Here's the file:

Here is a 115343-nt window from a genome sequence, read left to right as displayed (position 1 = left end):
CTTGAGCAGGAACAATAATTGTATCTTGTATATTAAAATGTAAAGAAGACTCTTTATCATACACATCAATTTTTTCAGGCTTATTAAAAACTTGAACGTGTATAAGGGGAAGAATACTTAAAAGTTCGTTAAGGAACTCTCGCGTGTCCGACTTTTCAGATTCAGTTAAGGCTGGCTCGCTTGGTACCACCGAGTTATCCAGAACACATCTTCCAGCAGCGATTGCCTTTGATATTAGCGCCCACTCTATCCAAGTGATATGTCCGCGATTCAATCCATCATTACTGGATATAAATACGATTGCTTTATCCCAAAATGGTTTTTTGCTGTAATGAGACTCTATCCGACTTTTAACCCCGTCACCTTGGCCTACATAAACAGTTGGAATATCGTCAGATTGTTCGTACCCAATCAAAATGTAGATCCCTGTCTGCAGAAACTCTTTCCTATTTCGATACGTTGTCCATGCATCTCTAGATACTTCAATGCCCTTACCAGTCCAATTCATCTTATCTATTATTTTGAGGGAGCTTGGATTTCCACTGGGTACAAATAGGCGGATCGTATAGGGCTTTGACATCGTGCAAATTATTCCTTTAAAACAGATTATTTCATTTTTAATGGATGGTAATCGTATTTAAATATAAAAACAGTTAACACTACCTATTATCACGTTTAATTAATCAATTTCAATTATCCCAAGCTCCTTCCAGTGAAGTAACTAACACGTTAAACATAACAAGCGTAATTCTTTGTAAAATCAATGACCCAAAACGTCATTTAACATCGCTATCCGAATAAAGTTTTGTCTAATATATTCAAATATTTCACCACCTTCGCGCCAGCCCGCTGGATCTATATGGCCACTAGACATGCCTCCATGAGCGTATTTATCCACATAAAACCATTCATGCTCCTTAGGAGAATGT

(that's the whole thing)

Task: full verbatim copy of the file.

Here is a 115343-nt window from a genome sequence, read left to right as displayed (position 1 = left end):
CTTGAGCAGGAACAATAATTGTATCTTGTATATTAAAATGTAAAGAAGACTCTTTATCATACACATCAATTTTTTCAGGCTTATTAAAAACTTGAACGTGTATAAGGGGAAGAATACTTAAAAGTTCGTTAAGGAACTCTCGCGTGTCCGACTTTTCAGATTCAGTTAAGGCTGGCTCGCTTGGTACCACCGAGTTATCCAGAACACATCTTCCAGCAGCGATTGCCTTTGATATTAGCGCCCACTCTATCCAAGTGATATGTCCGCGATTCAATCCATCATTACTGGATATAAATACGATTGCTTTATCCCAAAATGGTTTTTTGCTGTAATGAGACTCTATCCGACTTTTAACCCCGTCACCTTGGCCTACATAAACAGTTGGAATATCGTCAGATTGTTCGTACCCAATCAAAATGTAGATCCCTGTCTGCAGAAACTCTTTCCTATTTCGATACGTTGTCCATGCATCTCTAGATACTTCAATGCCCTTACCAGTCCAATTCATCTTATCTATTATTTTGAGGGAGCTTGGATTTCCACTGGGTACAAATAGGCGGATCGTATAGGGCTTTGACATCGTGCAAATTATTCCTTTAAAACAGATTATTTCATTTTTAATGGATGGTAATCGTATTTAAATATAAAAACAGTTAACACTACCTATTATCACGTTTAATTAATCAATTTCAATTATCCCAAGCTCCTTCCAGTGAAGTAACTAACACGTTAAACATAACAAGCGTAATTCTTTGTAAAATCAATGACCCAAAACGTCATTTAACATCGCTATCCGAATAAAGTTTTGTCTAATATATTCAAATATTTCACCACCTTCGCGCCAGCCCGCTGGATCTATATGGCCACTAGACATGCCTCCATGAGCGTATTTATCCACATAAAACCATTCATGCTCCTTAGGAGAATGT